Compare any two graphics cards:
Radeon HD 4870 X2 vs Radeon HD 5870
IntroThe Radeon HD 4870 X2 uses a 55 nm design. AMD has set the core speed at 750 MHz. The GDDR5 RAM works at a speed of 900 MHz on this model. It features 800(160x5) SPUs along with 40 Texture Address Units and 16 Rasterization Operator Units.
Compare that to the Radeon HD 5870, which features clock speeds of 850 MHz on the GPU, and 1200 MHz on the 1024 MB of GDDR5 memory. It features 1600(320x5) SPUs along with 80 TAUs and 32 ROPs.
Power Usage and Theoretical Benchmarks
Power Consumption (Max TDP)
Theoretically speaking, the Radeon HD 4870 X2 should perform quite a bit faster than the Radeon HD 5870 overall. (explain)
Texel RateThe Radeon HD 5870 should be just a bit (more or less 13%) more effective at anisotropic filtering than the Radeon HD 4870 X2. (explain)
Pixel RateIf using a high resolution is important to you, then the Radeon HD 5870 is the winner, but it probably won't make a huge difference. (explain)
Please note that the above 'benchmarks' are all just theoretical - the results were calculated based on the card's specifications, and real-world performance may (and probably will) vary at least a bit.
One or more cards in this comparison are multi-core. This means that their bandwidth, texel and pixel rates are theoretically doubled - this does not mean the card will actually perform twice as fast, but only that it should in theory be able to. Actual game benchmarks will give a more accurate idea of what it's capable of.
Please note that the price comparisons are based on search keywords - sometimes it might show cards with very similar names that are not exactly the same as the one chosen in the comparison. We do try to filter out the wrong results as best we can, though.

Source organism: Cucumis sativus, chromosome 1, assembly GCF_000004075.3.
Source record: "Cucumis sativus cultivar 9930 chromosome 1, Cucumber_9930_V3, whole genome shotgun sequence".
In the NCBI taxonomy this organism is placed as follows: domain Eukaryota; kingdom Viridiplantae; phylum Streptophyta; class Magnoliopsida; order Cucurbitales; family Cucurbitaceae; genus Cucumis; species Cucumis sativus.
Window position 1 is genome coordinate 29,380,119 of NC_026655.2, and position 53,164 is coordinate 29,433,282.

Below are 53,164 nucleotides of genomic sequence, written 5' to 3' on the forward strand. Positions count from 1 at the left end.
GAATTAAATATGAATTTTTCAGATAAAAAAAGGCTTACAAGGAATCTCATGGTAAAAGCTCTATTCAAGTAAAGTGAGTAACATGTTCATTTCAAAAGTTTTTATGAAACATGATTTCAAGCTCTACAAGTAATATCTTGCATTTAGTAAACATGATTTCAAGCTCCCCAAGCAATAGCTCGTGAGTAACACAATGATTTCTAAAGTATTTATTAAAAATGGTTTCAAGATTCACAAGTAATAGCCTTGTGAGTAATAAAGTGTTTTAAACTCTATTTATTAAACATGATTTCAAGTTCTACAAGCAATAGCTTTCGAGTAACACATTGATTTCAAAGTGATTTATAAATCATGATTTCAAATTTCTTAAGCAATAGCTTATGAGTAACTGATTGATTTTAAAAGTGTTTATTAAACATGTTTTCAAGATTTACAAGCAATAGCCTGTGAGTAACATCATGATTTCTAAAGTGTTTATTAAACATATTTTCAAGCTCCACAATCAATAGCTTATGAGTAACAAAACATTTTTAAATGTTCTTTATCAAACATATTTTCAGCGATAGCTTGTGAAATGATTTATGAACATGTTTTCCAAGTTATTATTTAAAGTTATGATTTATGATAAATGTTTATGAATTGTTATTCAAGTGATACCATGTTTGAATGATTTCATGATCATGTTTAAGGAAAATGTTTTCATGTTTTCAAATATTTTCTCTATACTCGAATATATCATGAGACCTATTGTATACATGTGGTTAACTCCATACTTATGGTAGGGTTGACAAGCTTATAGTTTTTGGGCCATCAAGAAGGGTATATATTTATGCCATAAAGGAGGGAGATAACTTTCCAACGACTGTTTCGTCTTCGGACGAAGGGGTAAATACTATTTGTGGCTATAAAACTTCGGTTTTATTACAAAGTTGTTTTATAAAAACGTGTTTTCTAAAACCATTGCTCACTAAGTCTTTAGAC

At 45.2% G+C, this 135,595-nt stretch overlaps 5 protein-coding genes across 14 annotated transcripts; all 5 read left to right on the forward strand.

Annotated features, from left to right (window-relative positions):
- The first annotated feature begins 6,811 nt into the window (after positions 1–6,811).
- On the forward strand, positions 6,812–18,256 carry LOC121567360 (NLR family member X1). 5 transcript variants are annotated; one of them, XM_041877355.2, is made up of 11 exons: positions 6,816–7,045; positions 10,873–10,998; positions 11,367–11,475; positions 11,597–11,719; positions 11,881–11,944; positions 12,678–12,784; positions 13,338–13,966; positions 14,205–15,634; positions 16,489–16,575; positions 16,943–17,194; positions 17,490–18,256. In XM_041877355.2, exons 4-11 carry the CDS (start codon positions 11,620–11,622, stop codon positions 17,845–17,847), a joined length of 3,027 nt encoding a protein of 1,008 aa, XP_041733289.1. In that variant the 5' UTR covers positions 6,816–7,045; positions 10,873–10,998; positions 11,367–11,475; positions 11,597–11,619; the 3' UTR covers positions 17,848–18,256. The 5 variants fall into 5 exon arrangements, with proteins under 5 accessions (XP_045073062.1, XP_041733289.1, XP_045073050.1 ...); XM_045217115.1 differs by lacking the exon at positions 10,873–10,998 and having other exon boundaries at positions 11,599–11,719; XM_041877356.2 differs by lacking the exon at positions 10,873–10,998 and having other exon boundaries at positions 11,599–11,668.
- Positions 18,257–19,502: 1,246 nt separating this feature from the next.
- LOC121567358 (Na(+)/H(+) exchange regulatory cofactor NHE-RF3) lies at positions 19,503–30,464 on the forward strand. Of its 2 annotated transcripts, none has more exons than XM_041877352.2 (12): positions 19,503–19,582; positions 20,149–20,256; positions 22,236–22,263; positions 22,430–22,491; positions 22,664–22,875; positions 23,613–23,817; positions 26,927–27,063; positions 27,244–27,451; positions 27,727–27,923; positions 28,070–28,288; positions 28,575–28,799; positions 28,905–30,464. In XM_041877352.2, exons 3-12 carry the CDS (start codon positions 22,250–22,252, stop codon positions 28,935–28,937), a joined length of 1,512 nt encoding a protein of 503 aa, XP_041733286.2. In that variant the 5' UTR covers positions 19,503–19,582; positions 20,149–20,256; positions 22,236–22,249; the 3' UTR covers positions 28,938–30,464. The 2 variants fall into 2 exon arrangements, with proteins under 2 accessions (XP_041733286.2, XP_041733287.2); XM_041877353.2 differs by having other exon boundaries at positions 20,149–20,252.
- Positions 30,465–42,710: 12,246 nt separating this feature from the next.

Memory Bandwidth: Memory bandwidth is the largest amount of data (counted in MB per second) that can be transferred over the external memory interface within a second. The number is worked out by multiplying the card's bus width by the speed of its memory. If it uses DDR type RAM, the result should be multiplied by 2 once again. If it uses DDR5, multiply by 4 instead. The higher the card's memory bandwidth, the better the card will be in general. It especially helps with anti-aliasing, High Dynamic Range and higher screen resolutions.
Texel Rate: Texel rate is the maximum number of texture map elements (texels) that are processed in one second. This figure is worked out by multiplying the total number of texture units by the core speed of the chip. The higher this number, the better the video card will be at handling texture filtering (anisotropic filtering - AF). It is measured in millions of texels applied in a second.
Pixel Rate: Pixel rate is the maximum amount of pixels the video card could possibly record to the local memory per second - measured in millions of pixels per second. The figure is worked out by multiplying the number of colour ROPs by the the card's clock speed. ROPs (Raster Operations Pipelines - sometimes also referred to as Render Output Units) are responsible for outputting the pixels (image) to the screen. The actual pixel rate is also dependant on quite a few other factors, most notably the memory bandwidth of the card - the lower the memory bandwidth is, the lower the ability to get to the max fill rate.